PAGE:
GLI (Geostationary Lightning Imager) — also called LMI (Lightning Mapper Imager)
The FY-4 spacecraft will carry the GLI (Geostationary Lightning Imager), which is the first lightning detection sensor on China’s satellites. The GLI will be used to observe regional lightning activity in China. The GLI products will be used in forecasting and warning of convection precipitation, and studying of Earth's electric field. 29)
The objectives of the FY-4 GLI instrument are to measure the total lightning (both intracloud and cloud-to-ground) activity within its FOV (Field of View) continuously during both day and night. It will provide measurement with a resolution of 7.8 km at the subsatellite point and full disk continuously observed with a time resolution of about 2 ms. The CCD (Charge-Coupled Device) camera will operate at 777.4 nm to count flashes and measure their intensity. For that 777.4 nm is within the solar reflective band, a vicarious calibration using DCCs (Deep Convective Clouds) as stable targets is applicable.
The GLI 400 x 600 pixel CCD focal plane will stare continuously at storms from the FY-4 satellite. The GLI shall have a continuous monitoring capability across a coverage (9,000 km diagonal field-of-view) with a near-uniform round sample 8-14 km pixel footprint resolution.
Table 4: Specification of the GLI
Figure 6: FOV view from the FY-4 GLI superimposed on one month (July, 2008) of lightning observations from the NASA LIS (Lightning Imager Sensor) on board the Tropical Rainfall Measuring Mission (TRMM/LIS) LEO satellite (image credit: CMA, NASA)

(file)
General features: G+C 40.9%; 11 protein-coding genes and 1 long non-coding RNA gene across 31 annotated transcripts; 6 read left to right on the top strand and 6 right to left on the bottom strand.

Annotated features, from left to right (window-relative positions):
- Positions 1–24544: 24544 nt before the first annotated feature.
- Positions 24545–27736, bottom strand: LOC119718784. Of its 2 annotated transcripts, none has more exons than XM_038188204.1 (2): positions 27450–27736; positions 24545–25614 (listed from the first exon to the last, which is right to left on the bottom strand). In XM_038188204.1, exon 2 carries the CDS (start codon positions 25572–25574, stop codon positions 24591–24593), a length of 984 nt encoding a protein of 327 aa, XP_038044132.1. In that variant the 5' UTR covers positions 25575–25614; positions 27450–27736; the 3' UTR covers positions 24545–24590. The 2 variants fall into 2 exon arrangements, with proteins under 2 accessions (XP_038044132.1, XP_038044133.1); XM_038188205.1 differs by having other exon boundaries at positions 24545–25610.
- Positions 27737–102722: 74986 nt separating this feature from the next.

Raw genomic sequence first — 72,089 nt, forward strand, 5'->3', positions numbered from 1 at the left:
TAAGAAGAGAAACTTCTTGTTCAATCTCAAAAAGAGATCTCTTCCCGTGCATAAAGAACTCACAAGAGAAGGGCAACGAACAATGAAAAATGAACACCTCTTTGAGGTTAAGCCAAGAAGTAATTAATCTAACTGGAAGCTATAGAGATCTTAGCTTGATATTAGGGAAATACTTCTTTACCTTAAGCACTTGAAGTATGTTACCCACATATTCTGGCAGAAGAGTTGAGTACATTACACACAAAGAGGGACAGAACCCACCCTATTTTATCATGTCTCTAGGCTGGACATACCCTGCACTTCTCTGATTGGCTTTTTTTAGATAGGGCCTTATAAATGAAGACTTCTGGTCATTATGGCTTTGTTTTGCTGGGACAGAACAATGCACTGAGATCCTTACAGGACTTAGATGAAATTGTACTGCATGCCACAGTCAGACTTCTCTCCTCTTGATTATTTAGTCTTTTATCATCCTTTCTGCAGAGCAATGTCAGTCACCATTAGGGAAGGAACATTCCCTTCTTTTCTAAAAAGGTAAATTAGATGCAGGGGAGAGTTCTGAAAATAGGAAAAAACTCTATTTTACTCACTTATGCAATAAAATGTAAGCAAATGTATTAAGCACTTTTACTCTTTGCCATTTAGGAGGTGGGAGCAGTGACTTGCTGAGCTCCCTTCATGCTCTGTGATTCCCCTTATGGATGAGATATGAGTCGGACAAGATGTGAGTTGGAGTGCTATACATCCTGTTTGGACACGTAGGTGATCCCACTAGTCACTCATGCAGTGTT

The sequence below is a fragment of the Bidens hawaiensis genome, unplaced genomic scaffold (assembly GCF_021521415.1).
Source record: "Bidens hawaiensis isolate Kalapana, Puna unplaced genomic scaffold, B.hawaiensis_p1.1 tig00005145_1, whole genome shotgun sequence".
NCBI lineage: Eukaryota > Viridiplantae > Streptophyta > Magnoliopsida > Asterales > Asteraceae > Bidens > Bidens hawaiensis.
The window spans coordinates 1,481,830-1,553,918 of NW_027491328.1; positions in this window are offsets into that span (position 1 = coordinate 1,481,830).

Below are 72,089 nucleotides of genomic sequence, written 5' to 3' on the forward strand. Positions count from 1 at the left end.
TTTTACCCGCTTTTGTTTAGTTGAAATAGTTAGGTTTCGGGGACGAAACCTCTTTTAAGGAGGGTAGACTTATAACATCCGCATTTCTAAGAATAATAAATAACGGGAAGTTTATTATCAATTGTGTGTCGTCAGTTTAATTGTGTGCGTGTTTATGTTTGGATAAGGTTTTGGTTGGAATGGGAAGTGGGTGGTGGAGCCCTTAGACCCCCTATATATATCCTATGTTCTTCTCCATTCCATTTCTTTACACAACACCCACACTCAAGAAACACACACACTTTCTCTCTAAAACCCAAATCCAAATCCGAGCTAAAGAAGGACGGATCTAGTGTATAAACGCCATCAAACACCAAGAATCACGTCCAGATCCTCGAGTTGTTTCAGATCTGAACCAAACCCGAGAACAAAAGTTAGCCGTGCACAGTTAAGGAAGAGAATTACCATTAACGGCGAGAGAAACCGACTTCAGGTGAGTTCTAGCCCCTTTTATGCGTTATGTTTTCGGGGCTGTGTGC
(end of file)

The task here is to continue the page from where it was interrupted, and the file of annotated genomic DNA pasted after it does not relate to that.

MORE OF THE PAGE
SEP (Space Environment Monitoring Package)
Monitoring of charged particles at platform level. Package of instruments for energetic particle detectors. Set of counters for electrons (0.4-4 MeV) and protons (1-165 MeV).
• High-energy Proton Detector: 8 channels in the energy range of 1-165 MeV; the FOV is conical at 60º.
• High-energy Electron Detector: 9 channels in the energy range of 0.4 - 4 MeV; the FOV is conical at 25º.
• Package of instruments including a FGM (Flux Gate Magnetometer), and radiation dosimeter and surface charging sensors. Dynamic range of FGM: ±0.01 to ±600 nT for each component, with resolution ±0.06 @ maximum of the dynamics.
DCS (Data Collection System)
Data collection from DCPs (Data Collection Platforms) in the ground segment. Two types of DCPs will be served: either regional, or international (i.e. migrating across the field of view of more geostationary satellites).
Figure 7: New FY-4A ground segment: Elements & Layout (image credit: NSMC/CAS) 30)
FY-4A will provide 28 baseline products as shownin Table 5. All algorithm design and development have already been completed. The next step plans to use simulation data to validate the reliability of each algorithm.
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The information compiled and edited in this article was provided by Herbert J. Kramer from his documentation of: ”Observation of the Earth and Its Environment: Survey of Missions and Sensors” (Springer Verlag) as well as many other sources after the publication of the 4th edition in 2002. - Comments and corrections to this article are always welcome for further updates (firstname.lastname@example.org).